Julian Draxler, born in 1993, has made over forty appearances for the Schalke first team and is already a regular in the side at 18; while his 23-year-old teammate in central defence, Benedikt Höwedes, has been a fixture in the Schalke back four since midway through the 2008-09 season, and is the current club captain.

Meanwhile, Mats Hummels, one of the bedrocks of Dortmund’s title-winning campaign last season, is valued at €18 million and most definitely on the radar of Uli Hoeneß, President of his old club, FC Bayern München.

Then there are the Bender twins, Lars and Sven, playing for Leverkusen and Dortmund respectively; Dortmund left-back Marcel Schmelzer, unlucky not to feature in the Ukraine game last Friday, but in contention to play against Holland at left-back in the absence of Philipp Lahm; goalkeeper Ron-Robert Zieler, who was handed his full international debut against the Ukraine last Friday after impressing with Hannover 96 this season; and even Marko Marin, currently not enjoying his best season at Werder Bremen, but still a seasoned international, are further names to evidence the number of quality players to have emerged recently in German football.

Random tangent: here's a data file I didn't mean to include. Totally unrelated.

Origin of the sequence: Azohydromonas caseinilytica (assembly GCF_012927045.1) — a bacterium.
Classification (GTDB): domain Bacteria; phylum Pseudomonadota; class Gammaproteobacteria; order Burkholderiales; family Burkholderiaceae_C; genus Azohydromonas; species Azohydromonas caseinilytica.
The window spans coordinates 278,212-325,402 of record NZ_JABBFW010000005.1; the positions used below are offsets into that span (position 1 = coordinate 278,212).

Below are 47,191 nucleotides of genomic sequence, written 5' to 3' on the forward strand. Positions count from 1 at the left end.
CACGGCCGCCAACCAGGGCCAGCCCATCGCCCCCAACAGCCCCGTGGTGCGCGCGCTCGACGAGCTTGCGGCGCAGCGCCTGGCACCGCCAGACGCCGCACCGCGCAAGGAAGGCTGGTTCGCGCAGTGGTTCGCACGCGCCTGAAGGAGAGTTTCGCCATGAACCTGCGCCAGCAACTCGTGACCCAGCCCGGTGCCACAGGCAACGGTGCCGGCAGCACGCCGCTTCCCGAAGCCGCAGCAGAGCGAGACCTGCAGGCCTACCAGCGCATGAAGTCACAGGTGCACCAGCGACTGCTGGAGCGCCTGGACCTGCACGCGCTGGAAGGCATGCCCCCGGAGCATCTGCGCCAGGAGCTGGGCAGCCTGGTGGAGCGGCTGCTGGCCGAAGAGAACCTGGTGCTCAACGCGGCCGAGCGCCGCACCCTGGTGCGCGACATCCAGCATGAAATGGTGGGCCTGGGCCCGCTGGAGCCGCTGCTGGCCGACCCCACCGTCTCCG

And we haven’t even mentioned the talent that FC Bayern München have in their ranks, such as Thomas Müller (aged 22), Toni Kroos (21) and Holger Badstuber (22), among others.

This conveyor belt of quality, home-grown players is one of the factors propelling the popularity of the Bundesliga, but it’s also the bedrock on which the success of Germany’s national team has been built.

In the last fifteen years or so, Germany have reached the latter stages of major tournaments with stubborn regularity, despite having, according to many, an average side. But after Euro 2008, and especially after their performance at the 2010 World Cup, when they utterly embarrassed England and Argentina in the knockout rounds, Germany are now going into tournaments looking like real contenders from the off. In qualifying for Euro 2012 they won all ten of their matches, and they made Brazil look distinctly ordinary in a friendly game in August.

Tuesday’s game will be an interesting test for two sides that sailed through their qualifying groups. Bert van Marwijk’s team almost emulated Germany by achieving a 100% record in their qualifying campaign for Euro 2012, losing 3-2 to Sweden in their final match last month.